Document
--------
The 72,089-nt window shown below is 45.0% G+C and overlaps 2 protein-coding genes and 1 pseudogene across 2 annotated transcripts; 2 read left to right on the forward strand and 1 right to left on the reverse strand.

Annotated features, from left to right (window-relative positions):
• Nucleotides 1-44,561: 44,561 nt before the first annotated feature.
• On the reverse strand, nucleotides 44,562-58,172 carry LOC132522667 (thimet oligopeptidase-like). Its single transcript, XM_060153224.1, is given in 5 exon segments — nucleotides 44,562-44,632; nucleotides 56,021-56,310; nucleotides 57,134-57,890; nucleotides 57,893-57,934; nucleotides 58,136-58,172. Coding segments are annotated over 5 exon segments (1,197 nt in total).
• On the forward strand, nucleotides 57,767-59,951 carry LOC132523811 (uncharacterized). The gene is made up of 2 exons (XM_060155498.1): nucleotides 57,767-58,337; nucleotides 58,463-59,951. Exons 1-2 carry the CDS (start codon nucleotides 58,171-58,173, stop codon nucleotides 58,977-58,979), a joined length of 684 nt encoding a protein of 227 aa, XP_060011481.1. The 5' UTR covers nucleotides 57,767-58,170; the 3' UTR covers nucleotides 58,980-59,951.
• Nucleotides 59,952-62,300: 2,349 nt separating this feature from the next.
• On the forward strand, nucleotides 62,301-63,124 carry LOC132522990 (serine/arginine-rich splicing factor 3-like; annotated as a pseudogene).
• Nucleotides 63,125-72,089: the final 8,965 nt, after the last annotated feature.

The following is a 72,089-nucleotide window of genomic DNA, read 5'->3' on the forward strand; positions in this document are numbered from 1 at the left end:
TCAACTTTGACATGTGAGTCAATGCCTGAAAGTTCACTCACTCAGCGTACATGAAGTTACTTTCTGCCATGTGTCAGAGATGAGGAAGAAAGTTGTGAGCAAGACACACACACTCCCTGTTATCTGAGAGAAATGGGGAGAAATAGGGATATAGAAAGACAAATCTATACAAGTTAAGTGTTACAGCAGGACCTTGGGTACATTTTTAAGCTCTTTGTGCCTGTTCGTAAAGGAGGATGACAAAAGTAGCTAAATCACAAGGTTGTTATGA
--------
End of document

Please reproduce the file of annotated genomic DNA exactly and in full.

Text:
The 72,089-nt window shown below is 45.0% G+C and overlaps 2 protein-coding genes and 1 pseudogene across 2 annotated transcripts; 2 read left to right on the forward strand and 1 right to left on the reverse strand.

Annotated features, from left to right (window-relative positions):
• Nucleotides 1-44,561: 44,561 nt before the first annotated feature.
• On the reverse strand, nucleotides 44,562-58,172 carry LOC132522667 (thimet oligopeptidase-like). Its single transcript, XM_060153224.1, is given in 5 exon segments — nucleotides 44,562-44,632; nucleotides 56,021-56,310; nucleotides 57,134-57,890; nucleotides 57,893-57,934; nucleotides 58,136-58,172. Coding segments are annotated over 5 exon segments (1,197 nt in total).
• On the forward strand, nucleotides 57,767-59,951 carry LOC132523811 (uncharacterized). The gene is made up of 2 exons (XM_060155498.1): nucleotides 57,767-58,337; nucleotides 58,463-59,951. Exons 1-2 carry the CDS (start codon nucleotides 58,171-58,173, stop codon nucleotides 58,977-58,979), a joined length of 684 nt encoding a protein of 227 aa, XP_060011481.1. The 5' UTR covers nucleotides 57,767-58,170; the 3' UTR covers nucleotides 58,980-59,951.
• Nucleotides 59,952-62,300: 2,349 nt separating this feature from the next.
• On the forward strand, nucleotides 62,301-63,124 carry LOC132522990 (serine/arginine-rich splicing factor 3-like; annotated as a pseudogene).
• Nucleotides 63,125-72,089: the final 8,965 nt, after the last annotated feature.

The following is a 72,089-nucleotide window of genomic DNA, read 5'->3' on the forward strand; positions in this document are numbered from 1 at the left end:
TCAACTTTGACATGTGAGTCAATGCCTGAAAGTTCACTCACTCAGCGTACATGAAGTTACTTTCTGCCATGTGTCAGAGATGAGGAAGAAAGTTGTGAGCAAGACACACACACTCCCTGTTATCTGAGAGAAATGGGGAGAAATAGGGATATAGAAAGACAAATCTATACAAGTTAAGTGTTACAGCAGGACCTTGGGTACATTTTTAAGCTCTTTGTGCCTGTTCGTAAAGGAGGATGACAAAAGTAGCTAAATCACAAGGTTGTTATGA